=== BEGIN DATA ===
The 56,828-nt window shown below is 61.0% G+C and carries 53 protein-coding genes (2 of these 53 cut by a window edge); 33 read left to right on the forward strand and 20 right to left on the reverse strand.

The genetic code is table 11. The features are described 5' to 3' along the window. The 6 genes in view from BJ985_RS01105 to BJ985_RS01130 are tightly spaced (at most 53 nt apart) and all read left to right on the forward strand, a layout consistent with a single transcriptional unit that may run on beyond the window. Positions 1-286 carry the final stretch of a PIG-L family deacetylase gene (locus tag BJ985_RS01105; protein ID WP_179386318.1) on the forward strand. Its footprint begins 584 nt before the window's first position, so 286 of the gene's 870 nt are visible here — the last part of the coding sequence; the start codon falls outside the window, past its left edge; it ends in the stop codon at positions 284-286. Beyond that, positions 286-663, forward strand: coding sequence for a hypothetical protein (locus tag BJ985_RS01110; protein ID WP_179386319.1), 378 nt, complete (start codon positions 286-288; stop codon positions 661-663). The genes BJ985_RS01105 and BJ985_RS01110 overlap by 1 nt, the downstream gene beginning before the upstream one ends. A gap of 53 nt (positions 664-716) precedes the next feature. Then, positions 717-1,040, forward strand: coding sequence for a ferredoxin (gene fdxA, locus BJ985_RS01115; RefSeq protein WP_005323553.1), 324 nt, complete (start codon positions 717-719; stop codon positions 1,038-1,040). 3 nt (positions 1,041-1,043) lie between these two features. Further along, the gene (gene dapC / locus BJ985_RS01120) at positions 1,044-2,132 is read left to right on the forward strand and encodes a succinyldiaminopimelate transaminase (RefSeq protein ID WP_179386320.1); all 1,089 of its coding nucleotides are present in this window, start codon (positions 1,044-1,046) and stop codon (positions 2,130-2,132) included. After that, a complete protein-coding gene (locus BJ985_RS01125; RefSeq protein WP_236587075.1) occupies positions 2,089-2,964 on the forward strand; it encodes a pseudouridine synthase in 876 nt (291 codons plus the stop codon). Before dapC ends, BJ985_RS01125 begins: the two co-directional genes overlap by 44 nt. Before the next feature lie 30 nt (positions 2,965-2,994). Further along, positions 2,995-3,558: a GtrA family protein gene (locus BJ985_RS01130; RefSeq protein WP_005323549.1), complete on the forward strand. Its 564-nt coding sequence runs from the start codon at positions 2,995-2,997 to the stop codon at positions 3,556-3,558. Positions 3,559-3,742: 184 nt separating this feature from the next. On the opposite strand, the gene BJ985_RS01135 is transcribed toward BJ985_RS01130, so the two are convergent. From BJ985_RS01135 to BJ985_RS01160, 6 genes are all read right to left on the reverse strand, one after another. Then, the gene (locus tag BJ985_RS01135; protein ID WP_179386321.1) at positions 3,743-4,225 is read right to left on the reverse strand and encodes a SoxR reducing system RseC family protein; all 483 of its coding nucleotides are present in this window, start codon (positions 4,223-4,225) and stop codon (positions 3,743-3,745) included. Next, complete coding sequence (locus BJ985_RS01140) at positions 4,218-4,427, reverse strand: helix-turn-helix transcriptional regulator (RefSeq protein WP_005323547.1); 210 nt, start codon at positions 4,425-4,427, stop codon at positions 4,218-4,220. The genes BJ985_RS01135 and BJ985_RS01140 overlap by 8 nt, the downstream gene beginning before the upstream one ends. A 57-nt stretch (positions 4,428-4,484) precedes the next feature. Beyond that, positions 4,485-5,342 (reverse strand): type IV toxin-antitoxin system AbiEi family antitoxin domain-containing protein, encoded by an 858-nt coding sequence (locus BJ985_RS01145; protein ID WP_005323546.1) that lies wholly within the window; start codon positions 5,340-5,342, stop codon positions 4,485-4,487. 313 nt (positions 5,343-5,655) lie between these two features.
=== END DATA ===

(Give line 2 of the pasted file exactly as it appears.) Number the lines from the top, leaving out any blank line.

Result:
The genetic code is table 11. The features are described 5' to 3' along the window. The 6 genes in view from BJ985_RS01105 to BJ985_RS01130 are tightly spaced (at most 53 nt apart) and all read left to right on the forward strand, a layout consistent with a single transcriptional unit that may run on beyond the window. Positions 1-286 carry the final stretch of a PIG-L family deacetylase gene (locus tag BJ985_RS01105; protein ID WP_179386318.1) on the forward strand. Its footprint begins 584 nt before the window's first position, so 286 of the gene's 870 nt are visible here — the last part of the coding sequence; the start codon falls outside the window, past its left edge; it ends in the stop codon at positions 284-286. Beyond that, positions 286-663, forward strand: coding sequence for a hypothetical protein (locus tag BJ985_RS01110; protein ID WP_179386319.1), 378 nt, complete (start codon positions 286-288; stop codon positions 661-663). The genes BJ985_RS01105 and BJ985_RS01110 overlap by 1 nt, the downstream gene beginning before the upstream one ends. A gap of 53 nt (positions 664-716) precedes the next feature. Then, positions 717-1,040, forward strand: coding sequence for a ferredoxin (gene fdxA, locus BJ985_RS01115; RefSeq protein WP_005323553.1), 324 nt, complete (start codon positions 717-719; stop codon positions 1,038-1,040). 3 nt (positions 1,041-1,043) lie between these two features. Further along, the gene (gene dapC / locus BJ985_RS01120) at positions 1,044-2,132 is read left to right on the forward strand and encodes a succinyldiaminopimelate transaminase (RefSeq protein ID WP_179386320.1); all 1,089 of its coding nucleotides are present in this window, start codon (positions 1,044-1,046) and stop codon (positions 2,130-2,132) included. After that, a complete protein-coding gene (locus BJ985_RS01125; RefSeq protein WP_236587075.1) occupies positions 2,089-2,964 on the forward strand; it encodes a pseudouridine synthase in 876 nt (291 codons plus the stop codon). Before dapC ends, BJ985_RS01125 begins: the two co-directional genes overlap by 44 nt. Before the next feature lie 30 nt (positions 2,965-2,994). Further along, positions 2,995-3,558: a GtrA family protein gene (locus BJ985_RS01130; RefSeq protein WP_005323549.1), complete on the forward strand. Its 564-nt coding sequence runs from the start codon at positions 2,995-2,997 to the stop codon at positions 3,556-3,558. Positions 3,559-3,742: 184 nt separating this feature from the next. On the opposite strand, the gene BJ985_RS01135 is transcribed toward BJ985_RS01130, so the two are convergent. From BJ985_RS01135 to BJ985_RS01160, 6 genes are all read right to left on the reverse strand, one after another. Then, the gene (locus tag BJ985_RS01135; protein ID WP_179386321.1) at positions 3,743-4,225 is read right to left on the reverse strand and encodes a SoxR reducing system RseC family protein; all 483 of its coding nucleotides are present in this window, start codon (positions 4,223-4,225) and stop codon (positions 3,743-3,745) included. Next, complete coding sequence (locus BJ985_RS01140) at positions 4,218-4,427, reverse strand: helix-turn-helix transcriptional regulator (RefSeq protein WP_005323547.1); 210 nt, start codon at positions 4,425-4,427, stop codon at positions 4,218-4,220. The genes BJ985_RS01135 and BJ985_RS01140 overlap by 8 nt, the downstream gene beginning before the upstream one ends. A 57-nt stretch (positions 4,428-4,484) precedes the next feature. Beyond that, positions 4,485-5,342 (reverse strand): type IV toxin-antitoxin system AbiEi family antitoxin domain-containing protein, encoded by an 858-nt coding sequence (locus BJ985_RS01145; protein ID WP_005323546.1) that lies wholly within the window; start codon positions 5,340-5,342, stop codon positions 4,485-4,487. 313 nt (positions 5,343-5,655) lie between these two features.